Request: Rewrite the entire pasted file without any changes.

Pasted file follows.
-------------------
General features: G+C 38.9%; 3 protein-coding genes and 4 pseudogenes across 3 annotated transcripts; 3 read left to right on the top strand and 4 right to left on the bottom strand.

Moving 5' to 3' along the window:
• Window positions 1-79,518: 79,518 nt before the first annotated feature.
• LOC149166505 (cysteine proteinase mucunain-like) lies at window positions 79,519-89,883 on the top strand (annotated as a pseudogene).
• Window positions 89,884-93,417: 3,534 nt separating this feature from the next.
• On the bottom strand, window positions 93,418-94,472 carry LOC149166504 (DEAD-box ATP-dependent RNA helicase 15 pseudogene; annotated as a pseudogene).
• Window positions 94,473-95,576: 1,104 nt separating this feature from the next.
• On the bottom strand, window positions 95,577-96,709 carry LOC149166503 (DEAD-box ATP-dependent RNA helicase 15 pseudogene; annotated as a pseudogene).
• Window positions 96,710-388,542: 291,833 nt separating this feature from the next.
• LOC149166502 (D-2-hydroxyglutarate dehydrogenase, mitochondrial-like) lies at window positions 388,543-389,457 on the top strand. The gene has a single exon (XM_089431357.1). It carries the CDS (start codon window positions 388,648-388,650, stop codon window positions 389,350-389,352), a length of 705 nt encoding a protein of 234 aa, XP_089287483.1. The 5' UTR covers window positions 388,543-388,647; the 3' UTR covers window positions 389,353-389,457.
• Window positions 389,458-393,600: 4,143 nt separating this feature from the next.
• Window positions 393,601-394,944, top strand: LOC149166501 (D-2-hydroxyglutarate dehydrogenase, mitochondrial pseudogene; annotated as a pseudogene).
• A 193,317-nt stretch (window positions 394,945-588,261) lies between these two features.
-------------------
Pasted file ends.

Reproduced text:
General features: G+C 38.9%; 3 protein-coding genes and 4 pseudogenes across 3 annotated transcripts; 3 read left to right on the top strand and 4 right to left on the bottom strand.

Moving 5' to 3' along the window:
• Window positions 1-79,518: 79,518 nt before the first annotated feature.
• LOC149166505 (cysteine proteinase mucunain-like) lies at window positions 79,519-89,883 on the top strand (annotated as a pseudogene).
• Window positions 89,884-93,417: 3,534 nt separating this feature from the next.
• On the bottom strand, window positions 93,418-94,472 carry LOC149166504 (DEAD-box ATP-dependent RNA helicase 15 pseudogene; annotated as a pseudogene).
• Window positions 94,473-95,576: 1,104 nt separating this feature from the next.
• On the bottom strand, window positions 95,577-96,709 carry LOC149166503 (DEAD-box ATP-dependent RNA helicase 15 pseudogene; annotated as a pseudogene).
• Window positions 96,710-388,542: 291,833 nt separating this feature from the next.
• LOC149166502 (D-2-hydroxyglutarate dehydrogenase, mitochondrial-like) lies at window positions 388,543-389,457 on the top strand. The gene has a single exon (XM_089431357.1). It carries the CDS (start codon window positions 388,648-388,650, stop codon window positions 389,350-389,352), a length of 705 nt encoding a protein of 234 aa, XP_089287483.1. The 5' UTR covers window positions 388,543-388,647; the 3' UTR covers window positions 389,353-389,457.
• Window positions 389,458-393,600: 4,143 nt separating this feature from the next.
• Window positions 393,601-394,944, top strand: LOC149166501 (D-2-hydroxyglutarate dehydrogenase, mitochondrial pseudogene; annotated as a pseudogene).
• A 193,317-nt stretch (window positions 394,945-588,261) lies between these two features.